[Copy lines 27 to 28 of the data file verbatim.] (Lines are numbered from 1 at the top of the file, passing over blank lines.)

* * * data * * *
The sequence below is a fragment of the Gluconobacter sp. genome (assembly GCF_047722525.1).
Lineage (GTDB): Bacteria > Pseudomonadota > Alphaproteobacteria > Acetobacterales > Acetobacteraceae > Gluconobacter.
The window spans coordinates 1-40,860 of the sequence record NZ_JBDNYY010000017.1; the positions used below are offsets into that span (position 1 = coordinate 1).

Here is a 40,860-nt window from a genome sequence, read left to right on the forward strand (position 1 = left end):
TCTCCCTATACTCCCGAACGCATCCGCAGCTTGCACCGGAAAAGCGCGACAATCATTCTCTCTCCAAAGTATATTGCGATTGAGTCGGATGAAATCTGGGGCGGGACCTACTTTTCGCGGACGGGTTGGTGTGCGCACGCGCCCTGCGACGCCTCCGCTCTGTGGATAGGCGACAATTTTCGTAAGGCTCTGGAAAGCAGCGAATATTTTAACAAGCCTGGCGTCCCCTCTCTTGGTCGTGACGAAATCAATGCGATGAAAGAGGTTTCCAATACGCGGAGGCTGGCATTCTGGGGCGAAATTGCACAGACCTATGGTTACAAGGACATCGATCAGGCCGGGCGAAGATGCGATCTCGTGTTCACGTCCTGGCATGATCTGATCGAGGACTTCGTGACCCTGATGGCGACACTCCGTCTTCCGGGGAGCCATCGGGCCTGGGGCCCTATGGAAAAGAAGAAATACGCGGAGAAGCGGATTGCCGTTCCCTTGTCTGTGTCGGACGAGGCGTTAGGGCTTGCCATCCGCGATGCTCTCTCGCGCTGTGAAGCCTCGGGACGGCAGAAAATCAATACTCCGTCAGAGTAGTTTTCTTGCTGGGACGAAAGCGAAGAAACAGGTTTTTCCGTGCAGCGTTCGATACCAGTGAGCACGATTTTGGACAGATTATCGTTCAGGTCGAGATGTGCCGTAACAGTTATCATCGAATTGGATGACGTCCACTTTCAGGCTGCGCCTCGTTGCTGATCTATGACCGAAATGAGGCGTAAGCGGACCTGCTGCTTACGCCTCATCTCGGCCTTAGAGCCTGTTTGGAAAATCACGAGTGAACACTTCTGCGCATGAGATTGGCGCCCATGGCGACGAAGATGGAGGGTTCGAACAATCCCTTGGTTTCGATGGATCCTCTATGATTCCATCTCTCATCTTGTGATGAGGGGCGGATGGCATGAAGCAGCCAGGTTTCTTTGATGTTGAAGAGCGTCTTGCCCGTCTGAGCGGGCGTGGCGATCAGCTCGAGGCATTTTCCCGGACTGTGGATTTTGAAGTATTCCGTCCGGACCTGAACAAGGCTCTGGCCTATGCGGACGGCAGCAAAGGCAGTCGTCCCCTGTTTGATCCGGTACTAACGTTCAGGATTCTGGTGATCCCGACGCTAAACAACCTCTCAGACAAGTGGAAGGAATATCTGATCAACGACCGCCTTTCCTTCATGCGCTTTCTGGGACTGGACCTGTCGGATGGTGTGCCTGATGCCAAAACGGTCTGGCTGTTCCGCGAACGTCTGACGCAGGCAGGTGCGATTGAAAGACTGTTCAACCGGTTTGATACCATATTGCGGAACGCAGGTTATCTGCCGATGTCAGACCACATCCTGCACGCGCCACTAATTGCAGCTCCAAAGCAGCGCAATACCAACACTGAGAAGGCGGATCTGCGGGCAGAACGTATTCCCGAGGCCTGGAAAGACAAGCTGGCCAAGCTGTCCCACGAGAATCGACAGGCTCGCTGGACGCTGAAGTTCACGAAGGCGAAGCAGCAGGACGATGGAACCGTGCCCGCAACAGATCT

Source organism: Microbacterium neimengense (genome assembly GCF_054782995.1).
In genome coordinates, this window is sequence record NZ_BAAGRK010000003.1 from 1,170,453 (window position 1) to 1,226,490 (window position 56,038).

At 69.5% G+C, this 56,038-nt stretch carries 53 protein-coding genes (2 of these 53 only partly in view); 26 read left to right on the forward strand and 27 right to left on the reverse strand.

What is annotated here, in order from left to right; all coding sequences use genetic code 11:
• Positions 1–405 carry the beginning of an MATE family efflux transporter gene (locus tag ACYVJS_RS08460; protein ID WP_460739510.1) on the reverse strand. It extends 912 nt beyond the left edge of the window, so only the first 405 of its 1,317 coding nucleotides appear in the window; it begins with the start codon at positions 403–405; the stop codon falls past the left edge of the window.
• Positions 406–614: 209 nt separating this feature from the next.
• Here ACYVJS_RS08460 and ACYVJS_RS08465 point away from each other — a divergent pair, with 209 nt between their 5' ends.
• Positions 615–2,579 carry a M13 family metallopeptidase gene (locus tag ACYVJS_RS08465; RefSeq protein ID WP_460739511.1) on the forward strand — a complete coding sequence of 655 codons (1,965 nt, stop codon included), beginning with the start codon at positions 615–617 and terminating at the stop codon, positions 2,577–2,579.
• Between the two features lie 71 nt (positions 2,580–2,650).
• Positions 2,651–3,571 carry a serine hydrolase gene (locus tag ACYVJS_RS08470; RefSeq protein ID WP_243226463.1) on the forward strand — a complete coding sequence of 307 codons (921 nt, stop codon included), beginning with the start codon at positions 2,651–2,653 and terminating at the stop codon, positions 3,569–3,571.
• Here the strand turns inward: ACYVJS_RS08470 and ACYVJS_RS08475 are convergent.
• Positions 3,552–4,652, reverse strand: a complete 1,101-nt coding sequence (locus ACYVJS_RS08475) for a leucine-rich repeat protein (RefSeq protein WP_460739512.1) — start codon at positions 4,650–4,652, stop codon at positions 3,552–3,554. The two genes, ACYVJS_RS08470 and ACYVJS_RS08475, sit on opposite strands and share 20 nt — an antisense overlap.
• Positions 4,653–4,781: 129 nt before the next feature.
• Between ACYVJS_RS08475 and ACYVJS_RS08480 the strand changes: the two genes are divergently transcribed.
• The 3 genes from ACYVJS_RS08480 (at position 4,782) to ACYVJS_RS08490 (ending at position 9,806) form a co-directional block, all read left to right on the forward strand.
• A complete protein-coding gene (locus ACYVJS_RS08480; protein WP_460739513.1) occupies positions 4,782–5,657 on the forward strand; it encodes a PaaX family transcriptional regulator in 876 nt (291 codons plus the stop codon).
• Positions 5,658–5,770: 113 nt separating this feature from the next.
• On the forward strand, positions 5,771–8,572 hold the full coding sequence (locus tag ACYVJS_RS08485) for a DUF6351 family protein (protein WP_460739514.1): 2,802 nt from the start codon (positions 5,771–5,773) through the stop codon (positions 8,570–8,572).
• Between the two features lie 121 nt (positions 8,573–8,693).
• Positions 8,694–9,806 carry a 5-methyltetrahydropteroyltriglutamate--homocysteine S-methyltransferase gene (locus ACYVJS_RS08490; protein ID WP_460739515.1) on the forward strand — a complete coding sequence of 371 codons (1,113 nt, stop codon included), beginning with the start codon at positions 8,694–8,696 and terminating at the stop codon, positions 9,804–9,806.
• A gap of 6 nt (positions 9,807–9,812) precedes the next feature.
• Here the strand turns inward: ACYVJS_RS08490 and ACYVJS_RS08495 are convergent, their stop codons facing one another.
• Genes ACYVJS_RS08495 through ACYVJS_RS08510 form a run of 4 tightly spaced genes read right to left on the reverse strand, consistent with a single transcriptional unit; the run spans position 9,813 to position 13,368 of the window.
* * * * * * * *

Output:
• Here the strand turns inward: ACYVJS_RS08490 and ACYVJS_RS08495 are convergent, their stop codons facing one another.
• Genes ACYVJS_RS08495 through ACYVJS_RS08510 form a run of 4 tightly spaced genes read right to left on the reverse strand, consistent with a single transcriptional unit; the run spans position 9,813 to position 13,368 of the window.